Genome Vectorizer is a genome visualization tool developed by Elena Kochetkova. This tool presents the benefits of using XML, XSLT, and SVG technologies combined with JavaScript scripting in re-development of the genome visualization tool to provide users with simpler interface, maximized interactivity; as well as, improved efficiency of genetic data analysis.

This paper presents the extended version of Genome Vectorizer. The previous version provided the users with interactivity but did not allow the user them to drag a particular gene and its components. The tool presented here will provide this option to the user making the Genome Vectorizer more convenient for the user. This is done by making use of scalability and dragging properties of SVG.

The extended GenomePixelizer SVG-fied uses the same files as GenomePixelizer SVG-fied. An xml file has details pertaining to the chromosome and genes. It has a matrix called the distance matrix where in the distance between two genes is specified. XSL stylesheets, java script and jquery is used to provide a interactive feature to the tool.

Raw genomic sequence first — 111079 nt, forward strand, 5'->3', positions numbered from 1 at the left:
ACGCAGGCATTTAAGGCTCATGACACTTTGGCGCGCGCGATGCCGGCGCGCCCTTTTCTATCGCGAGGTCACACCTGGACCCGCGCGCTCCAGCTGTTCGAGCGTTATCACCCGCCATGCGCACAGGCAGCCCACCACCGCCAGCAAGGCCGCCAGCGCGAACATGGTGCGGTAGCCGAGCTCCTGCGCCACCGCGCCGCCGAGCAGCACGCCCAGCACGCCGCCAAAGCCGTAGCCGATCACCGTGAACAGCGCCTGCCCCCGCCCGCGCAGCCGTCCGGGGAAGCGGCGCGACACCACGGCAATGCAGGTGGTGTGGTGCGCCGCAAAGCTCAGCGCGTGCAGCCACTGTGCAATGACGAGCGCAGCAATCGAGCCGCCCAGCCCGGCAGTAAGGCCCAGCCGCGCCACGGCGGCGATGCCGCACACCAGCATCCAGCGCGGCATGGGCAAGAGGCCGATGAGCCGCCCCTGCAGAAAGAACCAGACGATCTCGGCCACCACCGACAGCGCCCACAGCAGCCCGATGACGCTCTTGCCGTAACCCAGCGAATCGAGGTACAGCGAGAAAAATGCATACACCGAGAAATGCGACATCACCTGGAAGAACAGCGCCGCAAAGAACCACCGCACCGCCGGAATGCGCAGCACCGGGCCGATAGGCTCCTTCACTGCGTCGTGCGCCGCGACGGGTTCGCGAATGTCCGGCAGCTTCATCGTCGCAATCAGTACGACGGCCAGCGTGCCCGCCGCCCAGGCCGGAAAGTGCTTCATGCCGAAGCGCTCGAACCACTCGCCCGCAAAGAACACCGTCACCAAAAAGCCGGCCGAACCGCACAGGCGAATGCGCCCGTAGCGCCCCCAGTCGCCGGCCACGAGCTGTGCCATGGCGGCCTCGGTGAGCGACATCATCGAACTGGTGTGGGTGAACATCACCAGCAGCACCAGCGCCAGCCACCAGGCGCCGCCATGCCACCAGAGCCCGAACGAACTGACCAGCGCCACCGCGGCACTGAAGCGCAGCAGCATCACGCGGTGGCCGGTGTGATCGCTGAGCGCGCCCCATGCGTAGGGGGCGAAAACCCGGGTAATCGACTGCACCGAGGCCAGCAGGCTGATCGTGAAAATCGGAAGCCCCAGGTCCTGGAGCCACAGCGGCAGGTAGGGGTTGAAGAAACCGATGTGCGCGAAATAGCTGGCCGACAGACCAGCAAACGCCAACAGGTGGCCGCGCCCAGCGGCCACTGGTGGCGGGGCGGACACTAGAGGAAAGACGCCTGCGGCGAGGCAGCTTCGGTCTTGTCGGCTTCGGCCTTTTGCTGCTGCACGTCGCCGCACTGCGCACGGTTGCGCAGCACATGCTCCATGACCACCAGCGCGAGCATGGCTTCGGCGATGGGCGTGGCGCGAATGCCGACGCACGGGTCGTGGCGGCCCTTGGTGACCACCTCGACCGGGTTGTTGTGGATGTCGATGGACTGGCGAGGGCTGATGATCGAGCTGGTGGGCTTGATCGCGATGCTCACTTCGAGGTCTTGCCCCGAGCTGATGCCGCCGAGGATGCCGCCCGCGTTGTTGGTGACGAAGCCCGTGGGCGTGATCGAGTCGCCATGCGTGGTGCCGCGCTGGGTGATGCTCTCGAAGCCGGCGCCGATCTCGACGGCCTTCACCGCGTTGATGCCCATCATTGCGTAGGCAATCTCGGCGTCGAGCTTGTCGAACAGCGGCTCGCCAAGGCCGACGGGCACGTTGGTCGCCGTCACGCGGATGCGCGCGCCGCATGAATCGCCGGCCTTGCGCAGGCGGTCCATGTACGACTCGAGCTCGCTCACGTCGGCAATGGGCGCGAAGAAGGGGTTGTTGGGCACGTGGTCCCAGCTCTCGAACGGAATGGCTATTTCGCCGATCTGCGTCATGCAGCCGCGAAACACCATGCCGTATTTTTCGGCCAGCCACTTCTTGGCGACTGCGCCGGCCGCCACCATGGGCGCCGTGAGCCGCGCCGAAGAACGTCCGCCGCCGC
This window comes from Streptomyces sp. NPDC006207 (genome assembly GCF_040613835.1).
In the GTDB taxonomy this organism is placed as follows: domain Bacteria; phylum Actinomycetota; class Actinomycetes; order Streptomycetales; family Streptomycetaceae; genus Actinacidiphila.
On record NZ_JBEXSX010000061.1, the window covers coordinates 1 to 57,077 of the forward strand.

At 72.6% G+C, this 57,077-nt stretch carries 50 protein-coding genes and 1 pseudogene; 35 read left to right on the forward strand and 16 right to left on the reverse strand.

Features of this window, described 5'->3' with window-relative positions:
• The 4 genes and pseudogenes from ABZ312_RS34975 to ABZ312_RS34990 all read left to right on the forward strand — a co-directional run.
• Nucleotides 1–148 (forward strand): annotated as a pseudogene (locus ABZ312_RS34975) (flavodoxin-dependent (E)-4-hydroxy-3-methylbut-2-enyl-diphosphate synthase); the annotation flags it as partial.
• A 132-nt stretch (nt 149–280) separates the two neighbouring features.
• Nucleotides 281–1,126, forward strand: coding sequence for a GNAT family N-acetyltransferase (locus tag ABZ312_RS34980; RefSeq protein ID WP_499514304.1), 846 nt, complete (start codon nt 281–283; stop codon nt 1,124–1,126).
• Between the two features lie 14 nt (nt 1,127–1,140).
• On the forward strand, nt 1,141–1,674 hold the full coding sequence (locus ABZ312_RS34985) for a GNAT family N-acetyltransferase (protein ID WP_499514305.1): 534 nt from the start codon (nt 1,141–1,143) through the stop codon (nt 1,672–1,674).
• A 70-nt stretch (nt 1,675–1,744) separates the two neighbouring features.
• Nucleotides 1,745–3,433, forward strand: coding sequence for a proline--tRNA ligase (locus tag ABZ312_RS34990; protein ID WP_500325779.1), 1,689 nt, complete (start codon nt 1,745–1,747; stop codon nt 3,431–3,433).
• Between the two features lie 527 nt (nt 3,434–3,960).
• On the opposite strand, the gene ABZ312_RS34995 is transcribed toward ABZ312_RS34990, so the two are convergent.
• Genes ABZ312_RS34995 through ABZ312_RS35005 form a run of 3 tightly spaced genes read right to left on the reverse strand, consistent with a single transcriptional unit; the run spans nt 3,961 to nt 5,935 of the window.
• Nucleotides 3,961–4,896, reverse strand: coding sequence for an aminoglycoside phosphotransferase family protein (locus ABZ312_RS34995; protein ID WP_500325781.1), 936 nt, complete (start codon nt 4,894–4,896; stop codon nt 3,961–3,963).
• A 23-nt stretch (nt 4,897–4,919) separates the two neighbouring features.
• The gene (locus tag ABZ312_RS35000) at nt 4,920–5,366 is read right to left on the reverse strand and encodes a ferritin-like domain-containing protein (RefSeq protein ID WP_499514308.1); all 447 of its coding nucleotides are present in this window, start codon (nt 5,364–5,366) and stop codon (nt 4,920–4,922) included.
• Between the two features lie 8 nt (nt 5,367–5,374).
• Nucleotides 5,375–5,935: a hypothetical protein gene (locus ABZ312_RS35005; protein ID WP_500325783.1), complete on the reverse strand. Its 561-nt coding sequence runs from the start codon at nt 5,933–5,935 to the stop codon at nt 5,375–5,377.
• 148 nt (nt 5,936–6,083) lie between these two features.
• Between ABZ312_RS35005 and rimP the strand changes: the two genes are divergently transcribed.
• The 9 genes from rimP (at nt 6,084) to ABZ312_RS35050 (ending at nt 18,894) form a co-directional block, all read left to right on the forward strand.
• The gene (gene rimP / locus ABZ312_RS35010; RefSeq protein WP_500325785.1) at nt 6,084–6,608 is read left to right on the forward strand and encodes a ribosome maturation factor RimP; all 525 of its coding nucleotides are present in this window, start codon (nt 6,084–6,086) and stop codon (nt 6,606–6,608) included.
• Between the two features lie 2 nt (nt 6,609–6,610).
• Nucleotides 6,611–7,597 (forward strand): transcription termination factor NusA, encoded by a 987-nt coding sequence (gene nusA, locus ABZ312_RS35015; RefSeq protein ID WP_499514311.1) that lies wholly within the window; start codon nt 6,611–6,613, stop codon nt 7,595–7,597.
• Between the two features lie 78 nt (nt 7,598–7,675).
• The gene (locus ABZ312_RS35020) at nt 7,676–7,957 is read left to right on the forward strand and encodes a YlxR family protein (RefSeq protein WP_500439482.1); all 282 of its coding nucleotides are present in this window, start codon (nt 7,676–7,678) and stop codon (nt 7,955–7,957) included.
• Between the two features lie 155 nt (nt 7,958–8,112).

2. Motivation

Bioinformatics involves the application of technology in the study of complex biological problems. There are several research work being conducted pertaining to bioinformatics, especially the analysis of genome data. They all result in tremendously large database of genes and require analyzing. The demand for tools to visualize any process involving the genome is great since bioinformatics is a highly visual science. The difficulties in understanding the resultant data can be overcome by visualizing the information, since experimental results become clearer when viewed graphically rather than seeing the raw values.